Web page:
Speaking to Verne Global’s Lisa Rhodes, while in Iceland, she told me that because Verne had guaranteed energy pricing from Landsvirkjun for the next 20 years, they would be able to pass this on to Verne’s hosting customers and, in fact, she claimed that hosting in the Verne facility would cost 50-60% of the cost of hosting in the East coast of the US.

On the connectivity front, Colt announced that they were putting a Colt POP in the Verne facility, so it is connected directly into the Colt backbone.

Also, the Emerald Express fibre-optic cable which is due to be commissioned late this year has been designed to support 100x100Gbs on each of its six fibre pairs, which should easily meet any connectivity requirements Iceland should have well into the future.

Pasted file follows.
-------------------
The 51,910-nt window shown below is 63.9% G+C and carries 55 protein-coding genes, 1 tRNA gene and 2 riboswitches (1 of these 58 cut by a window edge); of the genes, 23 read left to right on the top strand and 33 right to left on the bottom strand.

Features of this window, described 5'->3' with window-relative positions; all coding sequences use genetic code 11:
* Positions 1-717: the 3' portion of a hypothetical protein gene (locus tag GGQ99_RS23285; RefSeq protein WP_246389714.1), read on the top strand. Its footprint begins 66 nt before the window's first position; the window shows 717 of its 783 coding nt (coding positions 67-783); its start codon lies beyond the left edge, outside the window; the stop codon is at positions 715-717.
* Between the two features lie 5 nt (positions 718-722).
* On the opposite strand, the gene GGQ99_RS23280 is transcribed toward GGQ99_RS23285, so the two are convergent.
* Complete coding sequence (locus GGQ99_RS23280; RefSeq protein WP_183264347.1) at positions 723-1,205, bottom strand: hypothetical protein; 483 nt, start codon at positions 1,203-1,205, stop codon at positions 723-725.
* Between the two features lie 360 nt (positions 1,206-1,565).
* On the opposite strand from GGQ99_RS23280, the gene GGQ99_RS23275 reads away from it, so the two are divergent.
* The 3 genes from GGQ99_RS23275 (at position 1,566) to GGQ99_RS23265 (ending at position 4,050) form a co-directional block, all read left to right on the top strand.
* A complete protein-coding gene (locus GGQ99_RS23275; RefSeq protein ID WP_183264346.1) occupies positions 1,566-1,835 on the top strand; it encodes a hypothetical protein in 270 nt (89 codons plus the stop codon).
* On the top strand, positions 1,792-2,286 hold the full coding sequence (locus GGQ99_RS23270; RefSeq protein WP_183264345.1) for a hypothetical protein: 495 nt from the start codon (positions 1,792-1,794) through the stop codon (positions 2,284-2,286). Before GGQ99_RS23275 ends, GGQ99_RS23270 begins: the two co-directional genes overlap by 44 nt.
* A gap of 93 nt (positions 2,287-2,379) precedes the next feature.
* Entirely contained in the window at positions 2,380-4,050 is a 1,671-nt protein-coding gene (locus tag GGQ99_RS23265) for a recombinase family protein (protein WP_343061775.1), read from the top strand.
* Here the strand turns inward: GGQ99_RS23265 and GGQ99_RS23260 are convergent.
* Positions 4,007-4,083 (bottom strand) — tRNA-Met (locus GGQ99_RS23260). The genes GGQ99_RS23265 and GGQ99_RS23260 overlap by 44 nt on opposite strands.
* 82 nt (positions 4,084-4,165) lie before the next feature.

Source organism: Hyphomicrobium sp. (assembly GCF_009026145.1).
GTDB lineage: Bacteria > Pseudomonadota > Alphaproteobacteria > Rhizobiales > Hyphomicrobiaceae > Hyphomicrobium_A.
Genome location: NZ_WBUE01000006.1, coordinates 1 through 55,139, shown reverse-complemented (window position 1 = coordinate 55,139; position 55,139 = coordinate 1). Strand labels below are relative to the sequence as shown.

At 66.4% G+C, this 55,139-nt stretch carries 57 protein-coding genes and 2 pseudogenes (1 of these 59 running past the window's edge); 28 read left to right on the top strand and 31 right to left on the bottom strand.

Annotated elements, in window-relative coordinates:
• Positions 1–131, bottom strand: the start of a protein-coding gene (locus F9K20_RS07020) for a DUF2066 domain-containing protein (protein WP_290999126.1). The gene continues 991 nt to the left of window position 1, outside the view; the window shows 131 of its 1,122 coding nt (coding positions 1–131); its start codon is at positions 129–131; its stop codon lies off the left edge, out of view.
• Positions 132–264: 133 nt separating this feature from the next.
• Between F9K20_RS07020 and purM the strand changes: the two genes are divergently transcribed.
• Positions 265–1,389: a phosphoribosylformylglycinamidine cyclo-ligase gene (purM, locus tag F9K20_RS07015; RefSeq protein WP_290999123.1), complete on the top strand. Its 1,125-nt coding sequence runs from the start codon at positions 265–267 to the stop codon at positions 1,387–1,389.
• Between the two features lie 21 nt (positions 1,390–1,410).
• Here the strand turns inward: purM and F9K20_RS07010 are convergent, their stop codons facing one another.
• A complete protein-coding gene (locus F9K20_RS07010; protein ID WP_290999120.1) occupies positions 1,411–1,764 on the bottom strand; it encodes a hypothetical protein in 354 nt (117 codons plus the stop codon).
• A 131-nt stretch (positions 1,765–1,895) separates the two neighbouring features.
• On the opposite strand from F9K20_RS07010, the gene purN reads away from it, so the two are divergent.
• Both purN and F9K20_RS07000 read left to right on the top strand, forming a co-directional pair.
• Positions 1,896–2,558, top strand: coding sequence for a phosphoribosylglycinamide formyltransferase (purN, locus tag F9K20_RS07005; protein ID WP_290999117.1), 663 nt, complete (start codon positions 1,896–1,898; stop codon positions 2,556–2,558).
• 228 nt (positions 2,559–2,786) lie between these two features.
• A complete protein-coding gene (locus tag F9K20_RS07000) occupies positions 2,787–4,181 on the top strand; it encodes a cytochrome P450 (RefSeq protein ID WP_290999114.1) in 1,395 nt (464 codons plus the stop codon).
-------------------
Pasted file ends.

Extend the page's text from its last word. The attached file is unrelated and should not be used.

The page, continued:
Interestingly, one of Verne’s Global’s first customers is greenqloud – a company offering green public compute cloud services (an AWS EC2 and S3 drop-in replacement). With this, can we finally say that cloud computing can be green? Unfortunately, with cloud’s propensity to promote consumption of services, no, but at least with Greenqloud, your cloud can have a vastly reduced carbon footprint.

Full disclosure – I had my travel and accommodation paid for to visit this facility. And Colt has a POP in CIX, the data centre I co-founded in Cork before joining GreenMonk.

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Facebook hires Google’s former Green Energy Czar Bill Weihl, and increases its commitment to renewables

Christina Page, Yahoo & Bill Weihl, Google - Green:Net 2011